By Richard Cole
Author, Catholic By Choice
This time every year, I think about the celebration of Easter in Australia. What’s it like down under where Lent is the high tide of autumn and Easter is a harvest season?
For one thing, I’m told that you won’t see any chocolate Easter bunnies. Rabbits are an invasive species causing significant damage to crops and the environment. Instead, parents tell their children that Easter eggs are hidden by the Easter bilby, a small, shy mammal with big ears, which is native to Australia and an endangered species. Parents buy chocolate bilbies, and some of the profits go to help preserve these animals.
But aside from Easter bilbies, what about the seasons? In the north, we see our early spring as the appropriate time for Lent. In centuries past, February to March was the starving end of winter, with food supplies almost depleted and no new crops until April. It makes sense to observe a season of fasting and waiting for the spring’s first abundance that coincides, we might say naturally coincides with resurrection of Christ.
So is Easter in autumn for Australians a kind of force fit, something like Christmas in Florida with fake snow and Santas dressed in shorts?
I think not. Actually, the fact that the seasons down under are reversed from ours can remind us that Christianity sees always the two sides of divine truth, the light at the center of darkness and the dark before the light. Easter has no meaning without Good Friday. It’s a package deal, and this reveals the deep understanding of our relationship with God, the world and one another. Easter would be meaningless without Good Friday, and Good Friday leads to Easter. The 14 Stations of the Cross are just that — stations, not terminals, and they lead us to the next station, Easter, just down the line.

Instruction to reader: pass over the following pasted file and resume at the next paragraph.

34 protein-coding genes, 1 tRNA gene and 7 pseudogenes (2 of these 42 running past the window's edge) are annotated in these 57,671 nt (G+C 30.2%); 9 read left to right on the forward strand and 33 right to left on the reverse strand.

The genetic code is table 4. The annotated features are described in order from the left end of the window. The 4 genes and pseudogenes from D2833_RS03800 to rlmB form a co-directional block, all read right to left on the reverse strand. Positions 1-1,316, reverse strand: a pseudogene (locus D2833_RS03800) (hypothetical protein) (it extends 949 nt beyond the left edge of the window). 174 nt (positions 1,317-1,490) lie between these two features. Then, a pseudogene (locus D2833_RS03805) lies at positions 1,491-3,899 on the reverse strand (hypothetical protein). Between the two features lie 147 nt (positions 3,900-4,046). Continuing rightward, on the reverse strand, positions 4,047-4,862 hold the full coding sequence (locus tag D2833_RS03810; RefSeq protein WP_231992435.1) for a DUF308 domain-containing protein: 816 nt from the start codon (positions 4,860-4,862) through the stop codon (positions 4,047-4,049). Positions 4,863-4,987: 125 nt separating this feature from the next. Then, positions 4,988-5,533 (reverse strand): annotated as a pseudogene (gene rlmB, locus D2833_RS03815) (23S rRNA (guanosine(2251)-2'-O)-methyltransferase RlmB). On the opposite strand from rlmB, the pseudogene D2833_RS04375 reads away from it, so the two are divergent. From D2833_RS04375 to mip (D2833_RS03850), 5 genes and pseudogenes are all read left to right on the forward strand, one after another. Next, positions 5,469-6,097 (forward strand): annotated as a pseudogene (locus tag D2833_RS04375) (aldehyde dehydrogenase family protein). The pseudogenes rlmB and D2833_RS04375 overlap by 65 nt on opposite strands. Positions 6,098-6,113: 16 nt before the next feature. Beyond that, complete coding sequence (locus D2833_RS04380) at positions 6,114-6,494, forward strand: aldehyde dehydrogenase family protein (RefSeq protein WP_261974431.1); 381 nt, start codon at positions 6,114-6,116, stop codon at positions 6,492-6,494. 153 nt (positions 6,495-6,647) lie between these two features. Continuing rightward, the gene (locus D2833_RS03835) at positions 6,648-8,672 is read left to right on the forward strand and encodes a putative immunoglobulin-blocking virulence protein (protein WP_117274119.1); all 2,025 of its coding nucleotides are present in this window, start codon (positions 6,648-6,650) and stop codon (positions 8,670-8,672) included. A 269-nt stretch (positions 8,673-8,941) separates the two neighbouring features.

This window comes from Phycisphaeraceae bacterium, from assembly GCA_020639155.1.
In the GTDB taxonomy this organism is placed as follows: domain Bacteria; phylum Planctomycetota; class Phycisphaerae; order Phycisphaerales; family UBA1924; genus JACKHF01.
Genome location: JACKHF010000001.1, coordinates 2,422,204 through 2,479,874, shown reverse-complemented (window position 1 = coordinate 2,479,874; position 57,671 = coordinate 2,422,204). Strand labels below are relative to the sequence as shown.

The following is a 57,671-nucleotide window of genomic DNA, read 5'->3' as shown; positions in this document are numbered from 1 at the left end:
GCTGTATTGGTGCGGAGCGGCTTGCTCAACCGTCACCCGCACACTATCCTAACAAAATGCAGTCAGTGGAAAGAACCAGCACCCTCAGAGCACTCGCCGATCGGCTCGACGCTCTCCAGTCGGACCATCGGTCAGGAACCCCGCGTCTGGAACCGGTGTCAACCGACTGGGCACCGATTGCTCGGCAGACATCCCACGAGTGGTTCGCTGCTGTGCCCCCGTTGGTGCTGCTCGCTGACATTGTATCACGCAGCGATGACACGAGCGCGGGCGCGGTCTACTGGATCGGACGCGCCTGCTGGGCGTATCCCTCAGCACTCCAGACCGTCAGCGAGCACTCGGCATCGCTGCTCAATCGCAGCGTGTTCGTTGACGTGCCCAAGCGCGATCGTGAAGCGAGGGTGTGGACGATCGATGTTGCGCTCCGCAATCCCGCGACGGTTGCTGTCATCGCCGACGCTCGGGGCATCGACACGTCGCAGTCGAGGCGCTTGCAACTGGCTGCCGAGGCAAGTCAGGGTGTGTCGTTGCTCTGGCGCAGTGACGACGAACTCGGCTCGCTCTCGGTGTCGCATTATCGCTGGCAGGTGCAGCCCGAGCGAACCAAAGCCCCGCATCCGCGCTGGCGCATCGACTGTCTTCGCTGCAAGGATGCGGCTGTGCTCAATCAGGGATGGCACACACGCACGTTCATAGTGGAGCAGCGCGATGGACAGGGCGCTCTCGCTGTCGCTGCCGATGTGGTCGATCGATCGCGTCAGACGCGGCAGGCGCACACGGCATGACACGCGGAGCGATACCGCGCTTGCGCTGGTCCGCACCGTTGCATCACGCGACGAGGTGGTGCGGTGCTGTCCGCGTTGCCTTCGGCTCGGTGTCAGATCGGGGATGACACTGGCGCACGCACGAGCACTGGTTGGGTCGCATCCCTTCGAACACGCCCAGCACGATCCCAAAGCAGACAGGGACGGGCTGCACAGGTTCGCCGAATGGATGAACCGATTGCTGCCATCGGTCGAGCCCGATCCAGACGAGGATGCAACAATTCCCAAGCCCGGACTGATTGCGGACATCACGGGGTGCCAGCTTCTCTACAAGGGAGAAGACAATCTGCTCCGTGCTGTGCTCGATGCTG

Christmas is also a paradox. The birth of Jesus is a moment of light that occurs in a very dark season. It’s no surprise that our favorite Christmas stories often revolve around death, unhappiness, and the possibility of a painful, even tragic, loss. In Dickens’s “A Christmas Carol,” Scrooge sees his life as three different kinds of death—past, present, and a possible future, complete with his own funeral, horribly cold and lonely. In the movie “It’s a Wonderful Life,” George Bailey literally stands on the brink of suicide, on a snowy bridge in December, staring down at the black waters where he once saved his brother from drowning. Even the Grinch almost steals Christmas. None of these stories are tragedies, of course; they all have happy endings. But they remind us that darkness and light are necessary for the plot, and we cannot understand the season without passing through a quiet darkness that leads to Christmas Eve.
So I keep in mind the Easter down under. It helps me to understand how Good Friday and Easter need to work together, how Christmas arrives in the middle of winter as well as the height of summer, how Easter can also be a harvest that sustains us as we move into our own, long winter. Easter happens all over the world – and every season, spring or fall, is the right one in which to celebrate.
Richard Cole is the author of two collections of poetry: The Glass Children and Success Stories. His poetry and prose have been published in The New Yorker, Poetry, The Sun, Hudson Review and Image Journal: Good Letters. He lives with his family in Austin, TX. Learn more at www.richard-cole.net.